During the last few years, populism has gained widespread attention in the Western world. The rise of populist movements such as Pegida in Germany and the Brexiteers in the UK, of populist radical right-wing parties all over Europe and of Donald Trump in the US show that a new spectre is haunting the world: populism. Whereas the developments in Europe and Latin America have been intensely debated, populist tendencies in Asia have been largely ignored. Apart from the comparative volume by Mizuno/Pasuk (2009), the phenomenon has slipped academic attention so far. Yet, in recent years, the success of a new “Islamic populism” in Indonesia and Turkey (Hadiz 2016), the rise of populist-authoritarian strongmen such as Duterte in the Philippines (Thompson 2017) and Prabowo in Indonesia (Aspinall 2016) or the election of Hindu-nationalist leader Modi in India illustrate the salience of the phenomenon in Asia. A two-day-workshop organized by Monash Malaysia’s School of Arts and Social Science and the German Institute for Global and Area Studies in Hamburg (GIGA) is exploring the issue of populist mobilization in Asia, its causes and consequences.
Although the concept itself is fuzzy, recent scholarship has made some significant contributions to the understanding of populism. We follow a narrow definition of the concept and understand it as a mobilization strategy, which uses ideas that divide society into two homogenous and antagonistic camps: the “pure people” and the “corrupt elite” (Mudde 2004; Müller 2016). We can distinguish between classical, right-wing (ethno-nationalist), neoliberal and leftwing populism. Often, populism as a “thin ideology” is combined with elements of nationalism or socialism. The causes and effects of the rise of populist movements and parties are subject to intense debate: structuralist explanation such as economic insecurity, delayed modernization or uneven globalization stand next to culturalist assumptions, e.g. the cultural backlash thesis, that is the “retro reaction by once-predominant sectors of the population to progressive value change” (Inglehart/Norris 2016). For Europe, the research on the rise of populist parties has stressed the changes brought by economic globalization, which has left the working class in Europe open to appeals of radical right parties, most of which attract their followers with an anti-immigrant discourse and a conservative and religious value set (Bornschier and Krise 2012: Kitschelt 1994; Kriesi et al. 2012). For Latin America, scholars have emphasized the role of economic crisis and the worsening of income inequality after progressed neoliberal reforms in the 1980s and the lack of political representation on the left, which created a demand for populist parties. Others point to the weakness of democratic governance in developing countries, where corruption is widespread and systematic and provides fertile ground for populist movements. The effects of populism are far less clear, both for domestic and international politics. While most observers agree that populism is a challenge to young democracies (Ackermann 2003), others see it as a pathological normalcy (Mudde 2010).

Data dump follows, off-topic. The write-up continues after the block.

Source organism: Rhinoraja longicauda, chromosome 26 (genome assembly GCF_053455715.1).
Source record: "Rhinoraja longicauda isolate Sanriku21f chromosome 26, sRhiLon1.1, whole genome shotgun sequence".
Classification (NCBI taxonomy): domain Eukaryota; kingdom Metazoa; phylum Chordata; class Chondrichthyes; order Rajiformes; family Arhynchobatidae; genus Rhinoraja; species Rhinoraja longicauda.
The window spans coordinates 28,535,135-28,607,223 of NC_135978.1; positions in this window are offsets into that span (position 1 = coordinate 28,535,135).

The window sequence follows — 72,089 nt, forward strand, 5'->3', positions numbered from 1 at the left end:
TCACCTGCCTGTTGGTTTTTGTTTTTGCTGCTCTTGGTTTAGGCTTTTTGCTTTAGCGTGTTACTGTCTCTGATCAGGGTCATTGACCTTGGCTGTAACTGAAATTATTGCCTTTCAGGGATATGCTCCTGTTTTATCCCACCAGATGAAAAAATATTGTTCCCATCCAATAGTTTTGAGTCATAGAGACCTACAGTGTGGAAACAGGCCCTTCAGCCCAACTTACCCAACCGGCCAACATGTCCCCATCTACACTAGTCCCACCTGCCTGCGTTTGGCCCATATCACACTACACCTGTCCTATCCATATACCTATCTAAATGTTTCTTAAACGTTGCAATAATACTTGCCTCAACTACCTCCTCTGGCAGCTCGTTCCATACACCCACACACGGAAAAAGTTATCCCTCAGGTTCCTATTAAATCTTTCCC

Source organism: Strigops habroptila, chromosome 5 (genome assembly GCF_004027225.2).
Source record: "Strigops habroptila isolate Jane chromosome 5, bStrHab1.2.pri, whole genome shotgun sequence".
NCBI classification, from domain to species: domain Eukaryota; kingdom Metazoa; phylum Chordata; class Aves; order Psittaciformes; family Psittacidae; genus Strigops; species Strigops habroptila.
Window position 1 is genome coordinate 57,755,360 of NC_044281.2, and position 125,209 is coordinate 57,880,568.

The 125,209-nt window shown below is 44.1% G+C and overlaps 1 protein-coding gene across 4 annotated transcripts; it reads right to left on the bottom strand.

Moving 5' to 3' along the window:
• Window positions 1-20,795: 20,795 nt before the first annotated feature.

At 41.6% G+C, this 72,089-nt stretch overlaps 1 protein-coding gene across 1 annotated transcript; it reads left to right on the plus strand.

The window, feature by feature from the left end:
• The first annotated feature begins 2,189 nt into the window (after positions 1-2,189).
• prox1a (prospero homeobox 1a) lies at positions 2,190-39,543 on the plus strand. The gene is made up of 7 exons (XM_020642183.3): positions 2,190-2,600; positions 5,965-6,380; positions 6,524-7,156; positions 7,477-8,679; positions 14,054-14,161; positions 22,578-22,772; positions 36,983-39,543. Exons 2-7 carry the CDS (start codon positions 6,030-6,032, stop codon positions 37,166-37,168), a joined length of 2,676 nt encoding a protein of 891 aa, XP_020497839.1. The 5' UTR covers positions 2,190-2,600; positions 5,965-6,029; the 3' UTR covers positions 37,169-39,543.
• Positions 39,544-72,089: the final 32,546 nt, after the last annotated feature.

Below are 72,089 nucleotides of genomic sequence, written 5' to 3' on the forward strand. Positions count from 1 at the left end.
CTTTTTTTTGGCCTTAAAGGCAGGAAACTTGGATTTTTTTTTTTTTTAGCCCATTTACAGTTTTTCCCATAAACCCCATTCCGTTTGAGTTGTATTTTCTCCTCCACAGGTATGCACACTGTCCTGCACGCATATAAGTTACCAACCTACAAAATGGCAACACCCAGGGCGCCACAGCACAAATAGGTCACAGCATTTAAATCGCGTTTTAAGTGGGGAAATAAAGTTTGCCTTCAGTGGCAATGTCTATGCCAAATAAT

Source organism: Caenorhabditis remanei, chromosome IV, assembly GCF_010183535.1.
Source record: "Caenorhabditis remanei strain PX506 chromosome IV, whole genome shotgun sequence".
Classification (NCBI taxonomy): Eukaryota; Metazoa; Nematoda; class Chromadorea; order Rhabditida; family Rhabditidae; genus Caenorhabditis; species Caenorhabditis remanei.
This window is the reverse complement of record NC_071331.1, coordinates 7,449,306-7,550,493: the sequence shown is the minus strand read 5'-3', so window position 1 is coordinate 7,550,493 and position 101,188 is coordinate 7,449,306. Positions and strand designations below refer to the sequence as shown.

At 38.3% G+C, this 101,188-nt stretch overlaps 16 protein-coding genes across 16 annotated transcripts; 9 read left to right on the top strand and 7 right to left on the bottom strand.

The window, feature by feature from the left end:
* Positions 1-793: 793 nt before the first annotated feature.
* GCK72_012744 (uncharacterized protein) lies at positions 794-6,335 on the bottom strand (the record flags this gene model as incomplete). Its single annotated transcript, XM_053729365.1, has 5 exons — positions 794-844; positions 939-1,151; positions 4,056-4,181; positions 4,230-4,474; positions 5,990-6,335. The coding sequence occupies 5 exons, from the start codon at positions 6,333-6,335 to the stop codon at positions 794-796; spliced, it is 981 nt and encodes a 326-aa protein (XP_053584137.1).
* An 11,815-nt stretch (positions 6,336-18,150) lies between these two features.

The workshop explores the following questions:
- How can we characterize Asia’s emerging populism? What forms of populism can we identify over time?
- What are the root causes and underlying motives for the rise (or failure) of populist leaders/movements/parties? Which social groups/classes do support populists? Which institutional factors enhance or stifle populism?
- How do populists mobilize their followers? What is the impact of new media, fake news, altered communication styles, etc?
- What are the effects of the rise of populists on foreign policy and domestic politics?
Marco Bünte (Monash University Malaysia, email@example.com)
Andreas Ufen (GIGA, Hamburg; firstname.lastname@example.org)